2007 Mitsubishi Outlander Reviews

2007 Outlander New Car Test Drive


For 2007, Mitsubishi has improved and simplified the Outlander, the company's entry in the compact sport utility vehicle class. The Mitsubishi Outlander gets a more powerful, V6 engine and a new six-speed automatic with a sport-shift feature, a first for this segment. Four-wheel drive remains an option, but the system is more sophisticated and more flexible than that of the previous generation, with a sportier, rear-wheel-drive emphasis. 

Style-wise, the 2007 Outlander marks the beginning of a new design language for Mitsubishi. There's less metal in the new verbiage, more openness, giving the overall presence a lighter look and feel. It's less angular, more round, smoother and softer but with a touch more character. 

In ways material and mechanical, the 2007 Outlander may look a lot like the 2006 models, but it isn't, not really. It's still independently sprung at all four corners. The four-wheel-drive setup is still closer to a pavement-friendly, all-wheel-drive system than it is to a true, backwoods-capable, off-road setup. But beyond these fundamentals, there's a lot more new than old, and the changes to the underpinnings are significant. 

Topping the list is a standard, electronic skid and traction control system, offered for the first time on the '07 Outlander. The front suspension has been beefed up to improve directional stability and steering response. To the same end, internal components of the power-assisted steering system have been strengthened and refined. The rear suspension is a new, more rigid, yet more compliant design. Brakes are larger, the better to handle the added power and weight. Shock absorbers are more robust for enhanced ride control.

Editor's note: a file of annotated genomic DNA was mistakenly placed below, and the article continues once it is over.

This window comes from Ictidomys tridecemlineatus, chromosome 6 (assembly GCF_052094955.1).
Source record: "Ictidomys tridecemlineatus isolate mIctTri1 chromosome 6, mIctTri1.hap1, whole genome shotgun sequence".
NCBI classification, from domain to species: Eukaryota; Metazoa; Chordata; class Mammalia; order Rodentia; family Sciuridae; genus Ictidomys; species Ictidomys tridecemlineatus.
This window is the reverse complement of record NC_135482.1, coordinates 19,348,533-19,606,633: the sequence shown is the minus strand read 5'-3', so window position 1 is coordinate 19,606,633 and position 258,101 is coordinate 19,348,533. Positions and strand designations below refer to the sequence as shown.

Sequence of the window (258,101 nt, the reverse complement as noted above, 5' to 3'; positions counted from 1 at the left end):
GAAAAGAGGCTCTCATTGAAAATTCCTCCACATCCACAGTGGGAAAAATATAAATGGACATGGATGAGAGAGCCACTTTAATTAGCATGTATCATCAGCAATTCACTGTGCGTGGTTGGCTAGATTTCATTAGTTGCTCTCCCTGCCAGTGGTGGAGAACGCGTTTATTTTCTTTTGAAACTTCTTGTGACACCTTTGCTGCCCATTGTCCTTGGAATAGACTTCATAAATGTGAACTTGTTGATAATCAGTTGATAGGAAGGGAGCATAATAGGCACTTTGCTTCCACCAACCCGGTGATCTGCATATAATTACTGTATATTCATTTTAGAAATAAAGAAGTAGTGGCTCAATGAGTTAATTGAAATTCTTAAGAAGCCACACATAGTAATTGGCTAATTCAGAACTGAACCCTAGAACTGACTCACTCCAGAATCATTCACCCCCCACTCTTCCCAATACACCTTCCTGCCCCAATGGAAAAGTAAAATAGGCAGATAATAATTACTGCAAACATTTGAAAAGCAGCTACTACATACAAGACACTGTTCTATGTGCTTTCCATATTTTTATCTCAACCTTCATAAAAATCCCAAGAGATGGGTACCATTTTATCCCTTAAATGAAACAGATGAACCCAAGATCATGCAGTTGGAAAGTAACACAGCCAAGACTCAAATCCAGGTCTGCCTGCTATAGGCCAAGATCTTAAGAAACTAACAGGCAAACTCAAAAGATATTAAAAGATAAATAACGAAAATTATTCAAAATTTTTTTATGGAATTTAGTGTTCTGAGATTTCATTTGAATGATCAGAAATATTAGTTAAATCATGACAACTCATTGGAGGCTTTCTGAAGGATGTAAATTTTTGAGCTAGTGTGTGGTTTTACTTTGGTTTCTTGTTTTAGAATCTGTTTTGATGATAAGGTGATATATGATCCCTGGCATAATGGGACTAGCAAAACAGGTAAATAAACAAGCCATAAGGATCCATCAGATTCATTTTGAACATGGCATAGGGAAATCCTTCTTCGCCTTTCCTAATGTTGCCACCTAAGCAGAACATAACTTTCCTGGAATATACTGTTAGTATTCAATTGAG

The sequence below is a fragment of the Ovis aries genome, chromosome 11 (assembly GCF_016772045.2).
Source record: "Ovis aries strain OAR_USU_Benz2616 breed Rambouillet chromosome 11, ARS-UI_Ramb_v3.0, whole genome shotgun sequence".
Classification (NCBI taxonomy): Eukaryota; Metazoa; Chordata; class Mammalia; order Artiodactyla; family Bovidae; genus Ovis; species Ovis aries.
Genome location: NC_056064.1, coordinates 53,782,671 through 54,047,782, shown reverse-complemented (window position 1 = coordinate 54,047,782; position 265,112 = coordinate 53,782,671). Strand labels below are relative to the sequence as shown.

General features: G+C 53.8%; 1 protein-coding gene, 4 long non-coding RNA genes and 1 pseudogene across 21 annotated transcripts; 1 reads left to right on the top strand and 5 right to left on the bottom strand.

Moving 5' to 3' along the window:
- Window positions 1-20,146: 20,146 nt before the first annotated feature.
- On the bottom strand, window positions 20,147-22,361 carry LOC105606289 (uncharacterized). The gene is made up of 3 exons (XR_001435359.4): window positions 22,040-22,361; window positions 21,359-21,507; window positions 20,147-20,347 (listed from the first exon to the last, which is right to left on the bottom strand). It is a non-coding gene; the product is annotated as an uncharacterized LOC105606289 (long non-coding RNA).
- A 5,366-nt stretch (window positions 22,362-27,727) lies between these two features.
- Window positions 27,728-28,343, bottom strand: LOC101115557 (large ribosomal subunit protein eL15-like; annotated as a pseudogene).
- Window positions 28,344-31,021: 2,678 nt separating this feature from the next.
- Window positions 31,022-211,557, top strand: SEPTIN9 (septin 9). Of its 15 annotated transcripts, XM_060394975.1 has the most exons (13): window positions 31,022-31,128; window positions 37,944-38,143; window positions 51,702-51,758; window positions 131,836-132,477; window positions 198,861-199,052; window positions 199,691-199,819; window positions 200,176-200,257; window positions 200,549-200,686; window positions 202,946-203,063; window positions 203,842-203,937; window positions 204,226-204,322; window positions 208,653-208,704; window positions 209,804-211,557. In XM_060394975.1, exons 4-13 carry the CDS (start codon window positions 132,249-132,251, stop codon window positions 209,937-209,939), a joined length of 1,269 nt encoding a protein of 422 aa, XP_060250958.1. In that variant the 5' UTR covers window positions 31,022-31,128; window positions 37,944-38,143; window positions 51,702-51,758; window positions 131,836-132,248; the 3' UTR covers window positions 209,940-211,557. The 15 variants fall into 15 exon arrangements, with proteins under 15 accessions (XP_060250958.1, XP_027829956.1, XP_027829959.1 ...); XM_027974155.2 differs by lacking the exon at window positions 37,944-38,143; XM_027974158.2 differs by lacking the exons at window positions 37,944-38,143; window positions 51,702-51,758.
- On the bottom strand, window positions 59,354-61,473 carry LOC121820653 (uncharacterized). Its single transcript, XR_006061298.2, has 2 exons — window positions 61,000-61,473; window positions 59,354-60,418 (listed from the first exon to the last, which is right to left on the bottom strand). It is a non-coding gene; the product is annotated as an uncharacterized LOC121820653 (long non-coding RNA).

A number of interior features move the 2007 Outlander upscale, putting it into play with such formidable competitors as the Honda CR-V, the Mazda CX-7 and the Toyota RAV4, in addition to the Ford Escape and Chevrolet Equinox. Besides the not unexpected automatic climate control and leather-trimmed seats, there's an optional, rear-seat entertainment system, with a nine-inch, LCD screen and wireless remote and headphones. 

Also available is a GPS-based, navigation system featuring a seven-inch, touch-screen and employing a hard disk drive for speedy data retrieval with a portion set aside for recorded audio tracks. The Outlander XLS features spiffy, Formula 1 racecar-style, magnesium shift paddles mounted on the steering column; a keyless ignition system; and a fold-down, compact third-row seat that qualifies the Outlander as a seven-passenger, compact SUV. All models come with a full complement of occupant safety features. 

Competitive performance, fuel economy, and interior space makes the 2007 Mitsubishi Outlander a compelling vehicle at a compelling price. 


The 2007 Mitsubishi Outlander comes in one body style, a four-door, five- or seven-passenger, compact sport utility vehicle. Three trim levels are available, the ES, the LS and the XLS. The sole powertrain is a 220-hp, 3.0-liter V6 engine with a six-speed automatic featuring a manual-shift, Sportronic function. The ES has front-wheel drive, while the LS and the XLS can be had with either front-wheel drive or all-wheel drive. With all-wheel drive, the tow rating jumps from 2000 to 3500 pounds, thanks to a larger radiator.